Psychological Phenomenon: Demand spurring growth in enrollments at SOPP

The Wright State School of Professional Psychology currently produces more clinical psychologists than all of Ohio’s other public universities combined, including The Ohio State University and the University of Cincinnati.

Wright State’s School of Professional Psychology is gearing up for the largest enrollment in its history. And the school is going to be taking on a more international flavor.

SOPP normally enrolls about 25 new students each year and currently has 106. This fall, 35 new students are expected to enroll, pushing the school total to 141.

“We need to grow,” said Larry James, Ph.D., dean of SOPP. “The mental health need is there. It’s just that simple. But we’re going to grow in a very controlled, calculated, purposeful-type way.”

SOPP currently produces more clinical psychologists than all of Ohio’s other public universities combined, including The Ohio State University and the University of Cincinnati.

The traditional Ph.D. in psychology program takes in four to eight students a year. Because of the dissertation requirement, those students often graduate at different times, so the incoming class doesn’t graduate together. At Wright State, which offers a Psy.D. doctoral degree, the classes are larger and  the students usually graduate together.

Graduates go into private practice or get jobs in hospitals, university counseling centers, Veterans Administration facilities, military installations, prisons and in other places.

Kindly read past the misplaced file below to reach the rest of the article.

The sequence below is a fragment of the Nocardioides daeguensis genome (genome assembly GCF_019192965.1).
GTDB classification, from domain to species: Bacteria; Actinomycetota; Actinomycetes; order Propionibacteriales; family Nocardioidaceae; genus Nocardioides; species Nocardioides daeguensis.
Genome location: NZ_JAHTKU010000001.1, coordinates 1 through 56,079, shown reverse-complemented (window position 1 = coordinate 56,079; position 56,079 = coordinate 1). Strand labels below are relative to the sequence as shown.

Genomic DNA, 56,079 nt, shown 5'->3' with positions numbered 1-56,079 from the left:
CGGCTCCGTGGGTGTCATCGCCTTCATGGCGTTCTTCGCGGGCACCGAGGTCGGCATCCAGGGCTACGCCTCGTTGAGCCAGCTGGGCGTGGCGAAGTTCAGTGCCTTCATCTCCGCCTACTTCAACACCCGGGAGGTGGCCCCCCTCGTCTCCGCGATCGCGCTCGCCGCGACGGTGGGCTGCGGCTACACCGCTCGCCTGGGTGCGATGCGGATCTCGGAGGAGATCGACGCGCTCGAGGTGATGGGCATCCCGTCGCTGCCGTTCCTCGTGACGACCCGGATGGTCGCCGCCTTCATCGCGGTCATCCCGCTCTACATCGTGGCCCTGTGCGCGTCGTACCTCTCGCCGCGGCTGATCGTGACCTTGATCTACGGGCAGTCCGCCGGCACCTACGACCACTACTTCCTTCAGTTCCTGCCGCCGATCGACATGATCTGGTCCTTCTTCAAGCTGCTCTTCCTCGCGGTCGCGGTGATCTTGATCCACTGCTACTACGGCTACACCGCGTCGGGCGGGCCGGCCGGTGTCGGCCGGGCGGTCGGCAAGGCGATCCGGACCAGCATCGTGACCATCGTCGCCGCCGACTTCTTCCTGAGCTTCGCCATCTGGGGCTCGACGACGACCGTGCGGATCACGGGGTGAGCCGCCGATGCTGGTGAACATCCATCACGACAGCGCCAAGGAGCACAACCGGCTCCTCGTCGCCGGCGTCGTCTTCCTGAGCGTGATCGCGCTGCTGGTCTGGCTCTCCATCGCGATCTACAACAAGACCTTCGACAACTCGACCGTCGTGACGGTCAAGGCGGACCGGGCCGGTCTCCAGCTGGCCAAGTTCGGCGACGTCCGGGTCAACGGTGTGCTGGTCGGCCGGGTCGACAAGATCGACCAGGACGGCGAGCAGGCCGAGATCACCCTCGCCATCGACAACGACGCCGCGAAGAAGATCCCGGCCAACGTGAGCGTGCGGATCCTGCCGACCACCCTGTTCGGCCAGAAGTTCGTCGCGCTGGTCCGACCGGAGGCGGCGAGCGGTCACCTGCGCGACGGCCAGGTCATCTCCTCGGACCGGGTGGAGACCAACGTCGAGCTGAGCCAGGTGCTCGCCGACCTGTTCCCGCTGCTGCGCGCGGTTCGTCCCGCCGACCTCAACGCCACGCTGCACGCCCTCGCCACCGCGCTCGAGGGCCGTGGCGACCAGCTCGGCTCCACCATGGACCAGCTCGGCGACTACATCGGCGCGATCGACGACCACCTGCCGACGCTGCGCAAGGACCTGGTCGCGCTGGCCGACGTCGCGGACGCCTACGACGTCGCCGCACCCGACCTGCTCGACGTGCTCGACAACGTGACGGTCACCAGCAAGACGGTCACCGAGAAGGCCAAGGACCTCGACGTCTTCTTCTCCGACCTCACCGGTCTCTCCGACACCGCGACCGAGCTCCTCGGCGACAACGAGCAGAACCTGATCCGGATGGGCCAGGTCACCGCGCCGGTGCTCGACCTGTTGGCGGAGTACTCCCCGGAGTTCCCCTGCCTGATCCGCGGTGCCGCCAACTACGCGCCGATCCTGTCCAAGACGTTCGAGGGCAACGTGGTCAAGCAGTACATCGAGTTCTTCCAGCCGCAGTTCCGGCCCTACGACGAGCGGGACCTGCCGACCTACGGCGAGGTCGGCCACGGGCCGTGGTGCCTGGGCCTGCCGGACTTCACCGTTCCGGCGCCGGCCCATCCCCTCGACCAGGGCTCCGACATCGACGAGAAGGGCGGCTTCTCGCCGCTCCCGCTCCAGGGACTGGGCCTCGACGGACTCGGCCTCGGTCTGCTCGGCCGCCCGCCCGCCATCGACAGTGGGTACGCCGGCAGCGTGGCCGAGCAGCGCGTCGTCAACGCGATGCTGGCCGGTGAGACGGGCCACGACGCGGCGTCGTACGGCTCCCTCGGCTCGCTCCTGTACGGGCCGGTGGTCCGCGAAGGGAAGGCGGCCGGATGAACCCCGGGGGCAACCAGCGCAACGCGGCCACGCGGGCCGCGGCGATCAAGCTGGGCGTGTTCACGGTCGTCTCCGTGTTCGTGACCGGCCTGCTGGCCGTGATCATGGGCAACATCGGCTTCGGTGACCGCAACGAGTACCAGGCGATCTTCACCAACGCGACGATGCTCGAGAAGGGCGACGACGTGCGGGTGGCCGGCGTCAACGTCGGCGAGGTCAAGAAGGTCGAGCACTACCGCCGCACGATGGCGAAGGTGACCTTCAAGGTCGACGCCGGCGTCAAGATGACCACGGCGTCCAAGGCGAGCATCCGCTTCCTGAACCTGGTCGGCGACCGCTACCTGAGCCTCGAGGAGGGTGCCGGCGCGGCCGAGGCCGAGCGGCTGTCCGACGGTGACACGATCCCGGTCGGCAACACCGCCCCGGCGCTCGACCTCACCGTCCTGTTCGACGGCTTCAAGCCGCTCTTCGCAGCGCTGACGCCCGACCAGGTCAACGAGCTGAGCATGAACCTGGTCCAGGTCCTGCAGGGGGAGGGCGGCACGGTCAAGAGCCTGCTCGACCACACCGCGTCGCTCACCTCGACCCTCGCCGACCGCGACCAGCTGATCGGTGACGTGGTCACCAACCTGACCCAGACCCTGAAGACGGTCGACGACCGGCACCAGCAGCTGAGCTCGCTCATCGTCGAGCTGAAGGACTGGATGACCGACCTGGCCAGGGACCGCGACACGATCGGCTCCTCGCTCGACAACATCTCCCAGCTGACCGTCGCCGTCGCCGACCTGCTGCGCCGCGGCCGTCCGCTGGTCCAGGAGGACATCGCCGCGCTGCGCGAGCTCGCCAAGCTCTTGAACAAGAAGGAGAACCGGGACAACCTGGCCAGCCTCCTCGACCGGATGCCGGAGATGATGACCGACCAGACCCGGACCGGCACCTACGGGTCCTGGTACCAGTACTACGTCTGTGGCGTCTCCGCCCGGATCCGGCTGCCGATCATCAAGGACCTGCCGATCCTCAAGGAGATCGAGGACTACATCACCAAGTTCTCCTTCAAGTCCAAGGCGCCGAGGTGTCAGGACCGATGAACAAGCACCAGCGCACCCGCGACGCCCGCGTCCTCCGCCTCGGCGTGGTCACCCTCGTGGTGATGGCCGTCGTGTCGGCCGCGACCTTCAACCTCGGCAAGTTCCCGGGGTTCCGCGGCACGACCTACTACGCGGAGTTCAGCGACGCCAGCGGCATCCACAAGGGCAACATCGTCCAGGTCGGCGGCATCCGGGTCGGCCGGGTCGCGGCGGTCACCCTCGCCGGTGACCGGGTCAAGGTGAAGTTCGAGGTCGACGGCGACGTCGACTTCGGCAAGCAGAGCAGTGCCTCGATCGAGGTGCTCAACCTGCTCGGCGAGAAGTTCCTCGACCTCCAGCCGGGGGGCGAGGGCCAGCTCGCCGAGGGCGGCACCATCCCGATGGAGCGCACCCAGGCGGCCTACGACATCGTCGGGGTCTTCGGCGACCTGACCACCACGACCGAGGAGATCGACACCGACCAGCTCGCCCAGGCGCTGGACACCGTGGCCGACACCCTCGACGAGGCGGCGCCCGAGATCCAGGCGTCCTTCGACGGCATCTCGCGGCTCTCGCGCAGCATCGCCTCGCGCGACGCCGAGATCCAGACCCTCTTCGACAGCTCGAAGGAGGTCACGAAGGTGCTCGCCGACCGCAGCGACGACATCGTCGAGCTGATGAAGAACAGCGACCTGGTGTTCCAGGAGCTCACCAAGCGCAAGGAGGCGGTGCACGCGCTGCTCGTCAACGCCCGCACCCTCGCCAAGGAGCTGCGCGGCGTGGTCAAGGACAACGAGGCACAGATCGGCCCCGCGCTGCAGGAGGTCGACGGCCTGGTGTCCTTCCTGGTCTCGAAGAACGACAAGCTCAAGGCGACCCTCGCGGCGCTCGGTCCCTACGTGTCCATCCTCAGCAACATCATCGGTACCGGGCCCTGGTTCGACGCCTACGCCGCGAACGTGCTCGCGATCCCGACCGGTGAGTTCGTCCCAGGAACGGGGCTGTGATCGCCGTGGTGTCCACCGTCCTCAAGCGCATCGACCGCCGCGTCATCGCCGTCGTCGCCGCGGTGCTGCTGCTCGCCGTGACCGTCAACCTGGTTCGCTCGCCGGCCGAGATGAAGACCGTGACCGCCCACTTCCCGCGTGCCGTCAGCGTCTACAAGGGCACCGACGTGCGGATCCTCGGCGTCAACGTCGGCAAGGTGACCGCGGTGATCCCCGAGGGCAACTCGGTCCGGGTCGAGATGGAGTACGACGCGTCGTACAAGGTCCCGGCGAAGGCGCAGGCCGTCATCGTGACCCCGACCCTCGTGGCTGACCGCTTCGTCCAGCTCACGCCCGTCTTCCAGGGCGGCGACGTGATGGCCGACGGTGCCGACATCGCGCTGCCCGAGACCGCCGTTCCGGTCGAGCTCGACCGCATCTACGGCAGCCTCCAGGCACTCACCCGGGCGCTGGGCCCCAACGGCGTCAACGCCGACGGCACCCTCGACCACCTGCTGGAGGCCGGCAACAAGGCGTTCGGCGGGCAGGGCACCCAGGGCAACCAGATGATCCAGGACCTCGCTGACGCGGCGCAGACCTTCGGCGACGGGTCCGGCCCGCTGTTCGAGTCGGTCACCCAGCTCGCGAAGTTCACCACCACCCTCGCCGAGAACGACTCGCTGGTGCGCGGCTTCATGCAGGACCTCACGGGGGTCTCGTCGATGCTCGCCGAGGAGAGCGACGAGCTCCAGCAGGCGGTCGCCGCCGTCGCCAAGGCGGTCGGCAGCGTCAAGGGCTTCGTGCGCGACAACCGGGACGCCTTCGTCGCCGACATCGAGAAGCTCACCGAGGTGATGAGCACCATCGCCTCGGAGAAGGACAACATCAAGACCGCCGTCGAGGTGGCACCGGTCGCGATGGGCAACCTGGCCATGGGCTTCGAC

“We have a huge mental-health imprint in the state,” James said.

He said demand for clinical psychologists has increased significantly over the past five years as a struggling economy produced higher levels of spouse abuse, alcoholism, depression, suicides and post-traumatic stress disorder.

Jobs for psychologists are expected to grow by about 12 percent through 2018, according to the Occupational Outlook Handbook. Increased demand for psychological services in hospitals, schools, social service agencies, mental health centers, substance abuse treatment clinics and private companies is expected to drive the need.

SOPP once received several hundred student applications to fill 25 slots. Because of increased competition by schools in Ohio, Illinois, Kentucky, West Virginia, Virginia and Washington, D.C., SOPP now gets fewer than 200 applications annually. James said the school is stepping up its recruiting.

“If we don’t aggressively go after those 200 or so applicants, they’ll be recruited by less competitive programs,” said James.

He said the standards for admission will not change.

“We turn people away every year,” said James. “We spend considerable time deciding on who we believe are the best applicants.”

He said SOPP plans to bolster its staff of about 20 full-time professors with adjunct instructors to help carry the extra load.

“Our first priority is to train you as a generalist, a good practicing psychologist,” James said. “You can work with the geriatric population, you can work with kids, adults, you can work with people who have substance-abuse problems. We want to train you broad enough so you’ll be prepared to go down whatever road you want to go.”

In addition to the new enrollments from U.S. students, SOPP will also have an influx of students from Nigeria and India beginning in January.

“Not only are we expanding our already existing doctoral program, we’re going international,” James said.

SOPP will provide a 12-month curriculum that will clinically train doctoral students from Benue State University in Nigeria. The school will also offer a program in which students at St. Xavier College in Mumbai, India, will be able to complete their master’s degrees at SOPP and then matriculate into the SOPP doctoral program.

The two international programs are expected to add seven to 15 new students to the SOPP classes.

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